[ MORE: Man Utd draw Brighton in FA Cup QF; Chelsea get Leicester ]

For a club the size of Rochdale — 10,200-seat stadium, and never been above the third tier of English soccer — the financial impact of raking in half of the game’s gate receipts “will support the club for the next two or three years,” according to manager Keith Hill — quotes from the Guardian:

“I don’t know how much it is worth but a lot of money has gone into the new pitch. That was a heavy investment for us. Hopefully the money we make will support the club for the next two or three years. We will cut our cloth accordingly and we won’t be in debt.”

As for Steve Davies’ 93rd-minute equalizer, Hill was adamant that it was nothing short of what they “deserved”:

“It was a feeling of reward, not relief, because the performance deserved at least the opportunity for us to go to Wembley for a replay. I’ve always wanted to do that against a Premier League team and manager. Why not take them on and try to win? It could have been football suicide but I thought we gained their respect and to score the goal we did was tremendous. The players were magnificent.”

Tottenham Hotspur, soccer philanthropists.

Try, try again: Messi seeks 1st goal vs. Chelsea in 9th attempt

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LONDON (AP) As unlikely as it sounds, Lionel Messi is still waiting to score his first goal against Chelsea after drawing a blank in eight previous Champions League matches.

The five-time World Player of the Year is likely to get another chance to break his duck this week and Chelsea manager Antonio Conte believes the past will count for little when Barcelona visits Stamford Bridge on Tuesday.

“I hope we maintain this tradition but we are speaking about a fantastic player,” Conte said ahead of the last-16, first-leg Champions League game. “The most important thing is the present.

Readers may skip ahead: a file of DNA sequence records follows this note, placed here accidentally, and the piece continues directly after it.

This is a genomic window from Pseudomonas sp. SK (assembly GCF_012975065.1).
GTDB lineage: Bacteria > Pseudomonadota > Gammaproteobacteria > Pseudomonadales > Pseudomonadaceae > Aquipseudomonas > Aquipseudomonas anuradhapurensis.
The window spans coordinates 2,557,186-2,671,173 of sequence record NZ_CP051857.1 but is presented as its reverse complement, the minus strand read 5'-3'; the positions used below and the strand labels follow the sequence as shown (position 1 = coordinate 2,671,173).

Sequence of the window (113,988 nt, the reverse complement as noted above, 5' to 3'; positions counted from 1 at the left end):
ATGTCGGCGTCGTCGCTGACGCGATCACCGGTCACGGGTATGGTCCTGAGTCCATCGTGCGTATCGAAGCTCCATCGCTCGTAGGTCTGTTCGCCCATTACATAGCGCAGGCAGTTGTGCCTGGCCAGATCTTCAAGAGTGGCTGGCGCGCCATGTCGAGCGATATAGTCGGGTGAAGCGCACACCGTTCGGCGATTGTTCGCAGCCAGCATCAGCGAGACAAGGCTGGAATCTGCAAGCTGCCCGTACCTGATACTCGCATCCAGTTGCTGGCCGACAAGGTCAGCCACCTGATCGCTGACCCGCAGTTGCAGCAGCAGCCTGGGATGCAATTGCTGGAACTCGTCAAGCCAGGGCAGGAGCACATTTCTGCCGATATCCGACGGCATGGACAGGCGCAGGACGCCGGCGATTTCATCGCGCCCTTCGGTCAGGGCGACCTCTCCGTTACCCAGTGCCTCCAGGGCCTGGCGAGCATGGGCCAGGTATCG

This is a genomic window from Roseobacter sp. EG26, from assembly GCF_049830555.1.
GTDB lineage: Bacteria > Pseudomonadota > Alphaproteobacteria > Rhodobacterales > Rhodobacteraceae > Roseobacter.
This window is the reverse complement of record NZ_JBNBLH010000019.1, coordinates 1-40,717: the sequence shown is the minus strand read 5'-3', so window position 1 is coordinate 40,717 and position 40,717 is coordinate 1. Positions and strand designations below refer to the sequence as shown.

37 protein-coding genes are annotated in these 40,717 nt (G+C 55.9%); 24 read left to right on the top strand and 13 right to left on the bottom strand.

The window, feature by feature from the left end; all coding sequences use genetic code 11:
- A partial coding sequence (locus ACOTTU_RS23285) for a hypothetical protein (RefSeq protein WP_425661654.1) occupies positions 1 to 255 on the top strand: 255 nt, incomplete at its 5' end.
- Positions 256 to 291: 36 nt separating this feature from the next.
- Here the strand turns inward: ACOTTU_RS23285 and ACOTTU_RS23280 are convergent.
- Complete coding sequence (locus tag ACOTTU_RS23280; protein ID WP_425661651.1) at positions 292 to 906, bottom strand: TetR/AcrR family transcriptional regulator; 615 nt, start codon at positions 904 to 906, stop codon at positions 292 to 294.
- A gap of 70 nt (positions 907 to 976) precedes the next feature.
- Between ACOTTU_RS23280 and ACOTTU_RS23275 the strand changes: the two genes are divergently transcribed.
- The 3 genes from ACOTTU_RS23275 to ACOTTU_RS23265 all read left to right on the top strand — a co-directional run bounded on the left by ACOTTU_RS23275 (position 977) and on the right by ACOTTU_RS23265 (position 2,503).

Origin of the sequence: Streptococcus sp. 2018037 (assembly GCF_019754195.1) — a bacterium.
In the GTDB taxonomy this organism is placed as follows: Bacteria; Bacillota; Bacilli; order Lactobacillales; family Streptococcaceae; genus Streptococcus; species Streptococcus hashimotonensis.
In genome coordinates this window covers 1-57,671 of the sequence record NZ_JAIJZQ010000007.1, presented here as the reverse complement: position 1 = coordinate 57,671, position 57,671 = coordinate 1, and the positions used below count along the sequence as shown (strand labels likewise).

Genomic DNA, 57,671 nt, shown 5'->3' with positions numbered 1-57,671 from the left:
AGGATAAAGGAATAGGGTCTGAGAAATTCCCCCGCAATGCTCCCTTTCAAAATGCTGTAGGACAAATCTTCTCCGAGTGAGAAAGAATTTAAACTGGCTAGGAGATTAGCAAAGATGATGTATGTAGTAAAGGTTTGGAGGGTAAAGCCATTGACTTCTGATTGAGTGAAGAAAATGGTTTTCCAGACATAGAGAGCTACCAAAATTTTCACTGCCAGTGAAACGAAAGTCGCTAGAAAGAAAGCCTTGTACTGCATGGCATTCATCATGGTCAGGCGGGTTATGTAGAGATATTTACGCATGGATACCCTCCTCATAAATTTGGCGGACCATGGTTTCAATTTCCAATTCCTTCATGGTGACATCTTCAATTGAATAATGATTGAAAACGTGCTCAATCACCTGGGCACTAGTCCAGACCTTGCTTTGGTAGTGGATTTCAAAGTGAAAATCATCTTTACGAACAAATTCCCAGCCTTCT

“We must have great respect but at the same time we must be excited to play this type of game and take on this type of challenge. It won’t be easy because we know very well this player, we are talking about one of the best in the world.”

The teams have produced some epic games in the past although they have not met in the Champions League since Chelsea pulled off a remarkable backs-to-the-wall semifinal victory over Barcelona on the way to winning the trophy in 2012.

Messi missed a penalty in the second leg at the Nou Camp as the London club overcame the first-half dismissal of captain John Terry, and a 2-0 deficit, to draw the game 2-2 and secure an unforgettable 3-2 aggregate win.

Bayern Munich hosts Besiktas in Tuesday’s other game while the following day sees Manchester United traveling to Sevilla, and Shakhtar Donetsk playing host to Roma.

Two weeks ago, the prospect of a Chelsea win over Barca would have been unthinkable after Conte’s men had slumped to successive defeats by two of the Premier League’s lesser lights.

The London club was still smarting from a 3-0 home loss against Bournemouth when it traveled to Watford and succumbed to an embarrassing 4-1 reverse.

Chelsea has got back on track since then, though, easing past West Bromwich Albion 3-0 in the league last Monday before swatting aside second-tier Hull 4-0 in the FA Cup four days later.

Conte has several selection dilemmas. He must choose between captain Gary Cahill and Antonio Rudiger for a place at the back, and between Alvaro Morata and Olivier Giroud up front.

Cesc Fabregas will also be desperate to play against his former team but may have to settle for a spot on the bench.

Barca has lost only once in 38 matches this season since falling in the Spanish Super Cup to Real Madrid in August. It has a seven-point lead at the top of La Liga and has reached the final of the Copa del Rey.

Messi is having another stellar campaign, scoring 27 times in all competitions, and he helped set up two goals in Saturday’s 2-0 win at Eibar.

Philippe Coutinho is ineligible for Barca following his move from Liverpool.

Mourinho claiming injury crisis ahead of CL showdown